Everyone must commit to an annual savings amount. An annual savings amount is a sum of money that you will contribute towards securing your financial future. This could be directed towards the accelerated repayment of debt, additional super contributions, servicing an investment loan and so on. Where you direct your annual savings amount might differ from year to year. But the most important thing is that you are regularly diverting a portion of your income towards activities that strengthen your financial position in the long run. The key here is consistency and discipline i.e. year after year you invest the same (or increasing) amount of income into your financial future.

The benefit of committing to an annual savings plan is that you can then enjoy some guilt-free spending. That is, if you know that you have already made a significant contribution towards your financial future and you still have some money left over, then you can spend that money on a holiday, new clothes or something else you enjoy – without feeling any sense of guilt that it’s the wrong thing to do.

If you are regularly contributing towards securing your financial future, then you probably have nothing to worry about.

You don’t have a long-term plan

You don’t need a map until you have a destination. Therefore, you need to decide at what age you would like to retire and how much money you will need to enjoy a comfortable standard of living. Then, once you have a clear ‘destination’ you can develop a plan (your map).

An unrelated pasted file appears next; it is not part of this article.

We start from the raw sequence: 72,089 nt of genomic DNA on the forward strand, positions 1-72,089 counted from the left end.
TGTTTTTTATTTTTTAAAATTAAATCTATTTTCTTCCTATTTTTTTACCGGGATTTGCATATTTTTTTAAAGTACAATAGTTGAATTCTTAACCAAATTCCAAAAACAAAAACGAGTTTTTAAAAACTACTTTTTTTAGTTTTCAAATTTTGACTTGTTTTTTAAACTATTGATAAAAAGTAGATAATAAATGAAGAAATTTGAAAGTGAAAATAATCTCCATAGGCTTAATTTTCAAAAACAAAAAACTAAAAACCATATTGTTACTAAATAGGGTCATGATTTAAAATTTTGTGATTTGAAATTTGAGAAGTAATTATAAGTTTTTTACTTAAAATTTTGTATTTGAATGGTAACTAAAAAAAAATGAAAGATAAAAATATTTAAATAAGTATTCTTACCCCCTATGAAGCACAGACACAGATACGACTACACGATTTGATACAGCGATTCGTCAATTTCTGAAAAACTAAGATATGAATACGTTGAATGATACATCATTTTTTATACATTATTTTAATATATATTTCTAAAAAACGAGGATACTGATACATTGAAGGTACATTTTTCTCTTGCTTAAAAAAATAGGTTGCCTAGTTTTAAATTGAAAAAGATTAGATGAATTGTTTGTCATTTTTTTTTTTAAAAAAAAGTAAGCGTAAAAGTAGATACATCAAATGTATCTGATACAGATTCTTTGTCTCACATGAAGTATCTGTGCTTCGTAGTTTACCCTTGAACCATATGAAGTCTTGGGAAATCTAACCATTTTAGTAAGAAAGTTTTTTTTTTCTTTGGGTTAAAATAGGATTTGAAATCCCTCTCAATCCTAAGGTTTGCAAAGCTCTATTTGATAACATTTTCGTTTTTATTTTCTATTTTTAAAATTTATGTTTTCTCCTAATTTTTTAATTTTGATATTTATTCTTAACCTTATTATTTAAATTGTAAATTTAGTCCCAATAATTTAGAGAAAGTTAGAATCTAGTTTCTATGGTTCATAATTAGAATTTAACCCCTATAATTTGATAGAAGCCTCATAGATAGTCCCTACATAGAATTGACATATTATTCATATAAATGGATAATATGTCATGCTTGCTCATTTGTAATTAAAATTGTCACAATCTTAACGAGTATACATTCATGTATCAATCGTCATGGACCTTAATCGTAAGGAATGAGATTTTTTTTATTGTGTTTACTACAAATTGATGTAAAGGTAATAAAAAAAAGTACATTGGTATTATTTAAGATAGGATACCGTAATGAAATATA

If you don’t have a long-term financial plan, how do you know if you are investing enough and/or have the right assets? The answer is that you can’t. The risk is that you haven’t invested enough or invested in the wrong assets and you are wasting precious time by not taking corrective action. Until you do some long-term planning, it is difficult to identify these errors. One thing you can never make up for, no matter how smart you are, is lost time. Time is the most critical ingredient in any low-risk, successful investment strategy. With less time you must accept either higher risk or lower returns.

If you have a clear, long-term financial plan, then you probably have nothing to worry about.

You are doing all the right things, so you have nothing to worry about?

If you are prudent with your expenditure, know where your money is going, regularly contribute towards your financial future and are working towards a long-term plan, then what do you have to worry about? Worrying won’t change anything. Only actions will. And you are taking all the right actions so relax and be confident that it will all work out.

There is typically very little you can do to influence income or expenses in the short term. Your current financial situation is the consequence of all your past decisions/actions. The only way to change it is to charge your actions starting today.

If are aren’t taking the right actions (as above) and you don’t worry about money, then perhaps it’s time to start? In my experience, the ironic thing is that the people that tend to worry about money are the ones that probably don’t need to. And the ones that don’t worry, are probably the ones that should!

Financial stress is avoidable. Worry is a choice.

If you ever find yourself worrying about money, re-read this blog. 🙂